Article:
Researchers say medicated eye drops may be the key to fighting rapidly worsening eyesight in children with myopia. Results from a five-year clinical trial show that drops of low-dose atropine significantly slowed the progression of nearsightedness in children with fewer side effects than higher dosages. The research is being presented today at AAO 2015, the 119th annual meeting of the American Academy of Ophthalmology. The findings suggest that this medication could potentially be an effective treatment in the fight against the global surge in nearsightedness.
Nearsightedness, or myopia, has increased dramatically worldwide over the last few decades and remains a leading cause of visual impairment globally. In the United States, an estimated 42 percent of the population is myopic, up from 25 percent in the 1970s. Developed Asian countries report myopia rates of 80 to 90 percent among young adults. While vision can be corrected by glasses or contacts, severe nearsightedness has ramifications that include greater risk of retinal detachment, macular degeneration, premature cataracts and glaucoma.
To help combat this public health issue, investigators in Singapore turned to atropine, a treatment commonly used to treat lazy eye. In this study, which began in 2006, 400 children age 6 to 12 were randomly assigned a daily dose of atropine. Three different groups took drops nightly at concentrations of 0.5, 0.1, or .01 percent for two years. Doctors then stopped the medication for 12 months. For children whose eyes became more myopic during that year off (-0.5 D or more), researchers started another round at 0.01 percent for another two years. The researchers discovered the following key findings:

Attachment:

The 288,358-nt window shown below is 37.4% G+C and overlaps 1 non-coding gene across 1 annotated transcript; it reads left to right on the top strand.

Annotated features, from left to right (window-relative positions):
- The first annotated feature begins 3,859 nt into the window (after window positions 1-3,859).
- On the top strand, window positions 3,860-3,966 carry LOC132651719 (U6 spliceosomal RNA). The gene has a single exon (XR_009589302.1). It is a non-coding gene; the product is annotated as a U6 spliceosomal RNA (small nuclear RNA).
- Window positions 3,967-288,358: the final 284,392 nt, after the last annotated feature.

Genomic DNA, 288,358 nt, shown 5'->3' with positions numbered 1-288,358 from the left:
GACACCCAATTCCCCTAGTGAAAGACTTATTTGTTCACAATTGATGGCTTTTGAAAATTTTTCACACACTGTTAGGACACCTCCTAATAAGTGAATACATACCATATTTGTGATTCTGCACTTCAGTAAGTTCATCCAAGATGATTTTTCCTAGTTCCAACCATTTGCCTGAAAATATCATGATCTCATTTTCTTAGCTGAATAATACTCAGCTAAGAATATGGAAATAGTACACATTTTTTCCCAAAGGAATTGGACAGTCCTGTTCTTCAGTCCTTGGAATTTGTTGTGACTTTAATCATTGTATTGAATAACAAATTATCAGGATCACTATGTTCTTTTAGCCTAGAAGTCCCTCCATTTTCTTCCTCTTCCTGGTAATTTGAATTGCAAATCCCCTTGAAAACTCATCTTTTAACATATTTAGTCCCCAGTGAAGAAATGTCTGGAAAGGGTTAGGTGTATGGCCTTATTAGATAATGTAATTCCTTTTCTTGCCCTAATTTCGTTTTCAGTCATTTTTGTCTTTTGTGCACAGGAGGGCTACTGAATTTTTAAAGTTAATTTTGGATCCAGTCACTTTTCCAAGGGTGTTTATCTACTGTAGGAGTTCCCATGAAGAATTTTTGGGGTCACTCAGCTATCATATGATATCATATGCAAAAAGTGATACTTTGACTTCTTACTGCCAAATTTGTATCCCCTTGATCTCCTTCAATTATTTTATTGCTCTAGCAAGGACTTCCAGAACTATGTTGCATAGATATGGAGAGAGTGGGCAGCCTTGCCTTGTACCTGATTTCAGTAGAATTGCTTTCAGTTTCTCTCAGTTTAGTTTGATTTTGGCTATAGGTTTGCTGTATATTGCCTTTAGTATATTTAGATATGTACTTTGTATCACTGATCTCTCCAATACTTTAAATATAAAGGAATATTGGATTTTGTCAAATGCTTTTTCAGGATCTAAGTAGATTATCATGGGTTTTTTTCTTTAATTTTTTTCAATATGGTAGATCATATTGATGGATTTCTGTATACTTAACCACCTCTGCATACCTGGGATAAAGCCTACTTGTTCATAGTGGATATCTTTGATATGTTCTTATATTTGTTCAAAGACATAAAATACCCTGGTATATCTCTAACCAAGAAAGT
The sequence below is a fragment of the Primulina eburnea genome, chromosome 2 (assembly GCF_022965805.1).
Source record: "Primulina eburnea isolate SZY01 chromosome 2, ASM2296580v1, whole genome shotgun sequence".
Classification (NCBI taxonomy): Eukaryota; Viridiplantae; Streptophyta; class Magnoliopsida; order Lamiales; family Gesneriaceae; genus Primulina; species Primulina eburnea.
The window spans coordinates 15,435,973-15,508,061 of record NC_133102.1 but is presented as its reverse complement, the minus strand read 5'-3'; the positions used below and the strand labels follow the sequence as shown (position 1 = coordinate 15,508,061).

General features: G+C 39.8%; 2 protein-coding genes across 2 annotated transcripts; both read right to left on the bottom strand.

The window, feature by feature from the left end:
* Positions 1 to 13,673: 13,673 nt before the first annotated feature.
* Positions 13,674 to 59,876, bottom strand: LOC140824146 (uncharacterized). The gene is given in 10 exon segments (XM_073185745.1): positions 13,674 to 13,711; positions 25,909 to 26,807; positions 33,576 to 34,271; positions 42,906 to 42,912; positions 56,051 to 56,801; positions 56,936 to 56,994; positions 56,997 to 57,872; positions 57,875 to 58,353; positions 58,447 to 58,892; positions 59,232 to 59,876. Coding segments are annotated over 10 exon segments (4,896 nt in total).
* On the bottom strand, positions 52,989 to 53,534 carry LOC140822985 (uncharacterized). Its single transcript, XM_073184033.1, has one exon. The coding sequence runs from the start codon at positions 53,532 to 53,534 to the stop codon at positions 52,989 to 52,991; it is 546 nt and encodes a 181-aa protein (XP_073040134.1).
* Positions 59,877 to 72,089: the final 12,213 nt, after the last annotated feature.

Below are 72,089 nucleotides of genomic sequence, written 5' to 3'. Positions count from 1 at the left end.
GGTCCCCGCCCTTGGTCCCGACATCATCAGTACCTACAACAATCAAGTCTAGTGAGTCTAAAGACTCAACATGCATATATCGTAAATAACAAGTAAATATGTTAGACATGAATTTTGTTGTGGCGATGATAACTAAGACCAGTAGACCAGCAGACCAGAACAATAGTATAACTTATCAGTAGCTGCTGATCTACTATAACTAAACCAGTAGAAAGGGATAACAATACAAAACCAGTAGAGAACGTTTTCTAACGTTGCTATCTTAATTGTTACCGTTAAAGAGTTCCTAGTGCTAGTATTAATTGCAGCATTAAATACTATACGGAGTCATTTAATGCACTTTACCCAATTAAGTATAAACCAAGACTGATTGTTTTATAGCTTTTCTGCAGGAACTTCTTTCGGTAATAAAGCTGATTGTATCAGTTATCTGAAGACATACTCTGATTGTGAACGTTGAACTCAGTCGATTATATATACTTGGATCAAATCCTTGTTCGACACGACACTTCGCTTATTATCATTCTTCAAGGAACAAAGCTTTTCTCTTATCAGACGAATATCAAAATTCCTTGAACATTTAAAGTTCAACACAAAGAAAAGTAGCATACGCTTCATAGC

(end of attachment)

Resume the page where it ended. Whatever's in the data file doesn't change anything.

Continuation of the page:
Atropine inhibits axial growth of the eye associated with nearsightedness. But, the way the medication works remains largely unknown. In addition, the medication has several side effects when given at higher concentrations. For instance, at the concentration used for lazy eye, atropine dilates the pupils. This results in light sensitivity and blurry vision when looking at objects up close. Children taking higher concentrations often need to wear bifocals and sunglasses. In addition, higher concentrations have also caused allergic conjunctivitis and dermatitis. These drawbacks explain why atropine use for myopia to date remains fairly uncommon in the United States.
This trend could change now that much lower doses of atropine appear to offer the similar benefit in reducing nearsightedness progression, without the side effects. The researchers say this latest five-year follow-up study shows the long-term benefits outweigh the risks. However, they emphasize more information will be needed to establish which children are good candidates, as about 9 percent of children in the low-dose group did not respond to the drops in the first two years. More research is also needed to determine when treatment can safely begin and how long the drops should be used. Additional studies on atropine for myopia progression to be conducted in Europe and Japan may help find those answers.
"For a long time we've known that atropine drops can help keep myopia from getting worse to some degree," said Dr. Donald T. Tan, FRCS, FRCOphth, lead investigator and professor of ophthalmology at the Singapore Eye Research Institute and the National Singapore Eye Centre. "We now have data showing that it is not only effective, but also safe. Combined with other interventions, this treatment could become a great ally in preventing myopia from causing serious visual impairment in children worldwide."
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